Politics & Government

Washington loses bid to avoid sending out failing school letters

Washington state won’t get a pass this summer on telling parents that their kids attend failing schools, the federal government says.

The U.S. Department of Education has denied Washington’s request to be exempted from that particular requirement of the federal No Child Left Behind Act.

In April, Washington became the first state to lose its waiver from the federal law, meaning it will have to begin complying with the law’s provisions starting this fall. The 2002 law says schools that don’t meet federal achievement standards must notify parents that the schools are underperforming.

State Superintendent Randy Dorn said Monday that it is unclear right now exactly how many schools will have to send letters home to parents, but that it will be “a majority” of schools in Washington. State officials will know for sure after they review test results that will come out in August, he said.

In the letters to parents, underachieving schools that rely on federal Title I dollars must offer parents the opportunity to send their children to a different, nonfailing school — even if none is available, according to a memo from the U.S. Department of Education dated Friday. Many of those schools also will have to offer parents additional tutoring.

To pay for those services, school districts must set aside 20 percent of the Title I money they receive from the federal government, which amounts to about $40 million statewide.

The notifications to parents are supposed to go out at roughly the start of the school year.

Last month, Dorn’s office asked the federal government to make an exception so Washington schools wouldn’t have to send the letters out, arguing that offering parents school choice is “a moot point” since virtually no schools are meeting federal progress goals.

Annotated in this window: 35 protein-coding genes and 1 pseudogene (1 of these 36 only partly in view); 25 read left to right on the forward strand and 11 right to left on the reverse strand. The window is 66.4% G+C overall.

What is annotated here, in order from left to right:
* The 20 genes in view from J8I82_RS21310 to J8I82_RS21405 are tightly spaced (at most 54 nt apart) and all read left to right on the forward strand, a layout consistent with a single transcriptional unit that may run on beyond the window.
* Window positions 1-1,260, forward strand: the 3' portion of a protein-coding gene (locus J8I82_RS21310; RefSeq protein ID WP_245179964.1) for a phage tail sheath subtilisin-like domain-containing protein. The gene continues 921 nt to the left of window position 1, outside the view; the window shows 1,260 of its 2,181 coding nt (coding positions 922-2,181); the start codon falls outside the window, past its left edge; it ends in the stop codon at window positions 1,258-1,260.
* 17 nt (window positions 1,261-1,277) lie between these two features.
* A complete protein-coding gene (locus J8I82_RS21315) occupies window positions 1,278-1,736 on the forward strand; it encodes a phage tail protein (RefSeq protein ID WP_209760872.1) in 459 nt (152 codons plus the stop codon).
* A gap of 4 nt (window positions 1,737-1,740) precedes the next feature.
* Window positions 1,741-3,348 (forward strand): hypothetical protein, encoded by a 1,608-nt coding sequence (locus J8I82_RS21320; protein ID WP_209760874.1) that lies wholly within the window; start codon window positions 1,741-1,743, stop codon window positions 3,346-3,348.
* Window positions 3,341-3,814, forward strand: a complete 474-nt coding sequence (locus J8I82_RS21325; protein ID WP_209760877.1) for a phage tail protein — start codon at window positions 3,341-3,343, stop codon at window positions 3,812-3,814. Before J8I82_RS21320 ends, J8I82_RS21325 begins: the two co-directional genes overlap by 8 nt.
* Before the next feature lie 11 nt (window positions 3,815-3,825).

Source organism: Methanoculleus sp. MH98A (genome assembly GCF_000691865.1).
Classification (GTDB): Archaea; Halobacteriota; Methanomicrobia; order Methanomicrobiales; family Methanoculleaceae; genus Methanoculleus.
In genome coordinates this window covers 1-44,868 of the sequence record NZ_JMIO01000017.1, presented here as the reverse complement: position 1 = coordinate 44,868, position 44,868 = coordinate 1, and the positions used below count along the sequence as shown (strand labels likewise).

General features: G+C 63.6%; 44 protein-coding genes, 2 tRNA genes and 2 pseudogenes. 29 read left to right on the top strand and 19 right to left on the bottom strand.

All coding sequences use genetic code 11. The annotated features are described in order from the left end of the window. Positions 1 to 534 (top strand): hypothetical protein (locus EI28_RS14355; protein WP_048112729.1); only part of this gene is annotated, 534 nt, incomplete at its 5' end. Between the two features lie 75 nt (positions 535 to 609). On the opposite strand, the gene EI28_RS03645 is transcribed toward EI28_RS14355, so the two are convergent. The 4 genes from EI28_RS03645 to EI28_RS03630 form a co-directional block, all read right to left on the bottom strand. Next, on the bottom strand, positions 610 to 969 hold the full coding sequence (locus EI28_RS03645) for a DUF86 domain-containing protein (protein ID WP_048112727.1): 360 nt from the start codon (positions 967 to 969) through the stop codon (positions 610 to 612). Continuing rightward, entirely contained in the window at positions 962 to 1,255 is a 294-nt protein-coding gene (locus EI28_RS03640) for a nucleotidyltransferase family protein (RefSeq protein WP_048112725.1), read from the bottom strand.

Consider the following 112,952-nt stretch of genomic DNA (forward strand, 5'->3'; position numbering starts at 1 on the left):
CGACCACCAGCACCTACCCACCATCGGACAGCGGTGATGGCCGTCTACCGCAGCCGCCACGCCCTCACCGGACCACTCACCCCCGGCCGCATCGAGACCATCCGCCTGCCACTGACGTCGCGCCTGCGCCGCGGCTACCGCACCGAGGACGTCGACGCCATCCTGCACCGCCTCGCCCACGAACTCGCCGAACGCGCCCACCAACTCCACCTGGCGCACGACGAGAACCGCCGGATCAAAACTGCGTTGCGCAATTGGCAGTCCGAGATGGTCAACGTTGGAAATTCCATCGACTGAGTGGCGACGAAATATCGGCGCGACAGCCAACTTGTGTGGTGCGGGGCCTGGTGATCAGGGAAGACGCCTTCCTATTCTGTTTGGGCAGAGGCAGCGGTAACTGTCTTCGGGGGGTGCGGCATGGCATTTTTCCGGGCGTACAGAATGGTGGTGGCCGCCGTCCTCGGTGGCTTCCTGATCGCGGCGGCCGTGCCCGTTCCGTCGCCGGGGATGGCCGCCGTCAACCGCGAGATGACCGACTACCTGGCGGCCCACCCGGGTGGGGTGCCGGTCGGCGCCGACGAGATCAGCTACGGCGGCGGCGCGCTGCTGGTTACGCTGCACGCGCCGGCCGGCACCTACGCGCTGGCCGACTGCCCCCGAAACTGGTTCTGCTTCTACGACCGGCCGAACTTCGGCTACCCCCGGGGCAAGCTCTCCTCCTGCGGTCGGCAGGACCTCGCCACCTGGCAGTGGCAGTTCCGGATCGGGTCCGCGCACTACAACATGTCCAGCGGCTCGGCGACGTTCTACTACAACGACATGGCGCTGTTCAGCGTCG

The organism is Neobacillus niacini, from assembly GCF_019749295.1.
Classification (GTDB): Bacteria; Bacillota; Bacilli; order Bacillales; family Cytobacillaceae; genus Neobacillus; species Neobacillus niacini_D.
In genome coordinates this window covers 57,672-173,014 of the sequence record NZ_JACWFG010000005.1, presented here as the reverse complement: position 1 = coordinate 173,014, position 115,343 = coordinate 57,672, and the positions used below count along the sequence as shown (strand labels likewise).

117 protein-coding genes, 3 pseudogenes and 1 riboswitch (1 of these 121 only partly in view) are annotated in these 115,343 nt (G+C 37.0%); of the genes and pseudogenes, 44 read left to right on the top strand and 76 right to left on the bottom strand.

No Child Left Behind says that 100 percent of students must be passing state math and reading tests in 2014, a standard that schools across the country have been unable to meet.

But Assistant Education Secretary Deborah Delisle wrote that the letters still provide parents with “valuable information, such as ... what the school is doing to address problems of low achievement, and how parents can become involved in addressing academic issues.”

Dorn said that having to send the letters is frustrating because he thinks Congress needs to update the No Child Left Behind law, and also because he had pushed for the Legislature to enact changes this year that would have preserved the state’s waiver from the federal rules.

“It’s a perfect example of government not working very well,” Dorn said Monday.

Federal officials said they revoked the state’s waiver because Washington doesn’t require state test scores to play a role in teacher evaluations. School districts in Washington can rely solely on local tests to measure student growth, a standard the U.S. Department of Education has deemed unacceptable.

Several school district officials in South Sound predicted the letters offering school choice and tutoring might surprise parents who believe their children’s schools are performing well.

“Families with children in even our most successful schools will likely now receive a letter saying their child's school is failing,” said Rebecca Japhet, spokeswoman for the Olympia School District. “There’s a real concern that this will send a confusing and inaccurate message to parents, students and the public.”

University Place Superintendent Patti Banks said having to send the letters out will also be “demoralizing to parents and to staff.”

“I don’t think it does anything to advance parents’ understanding of the achievement of their schools,” Banks said Monday.

Dorn said he plans to reintroduce legislation next year that would change Washington’s teacher and principal evaluation system and help the state reclaim its No Child Left Behind waiver.

Forty-two other states and the District of Columbia still have waivers from the No Child Left Behind law.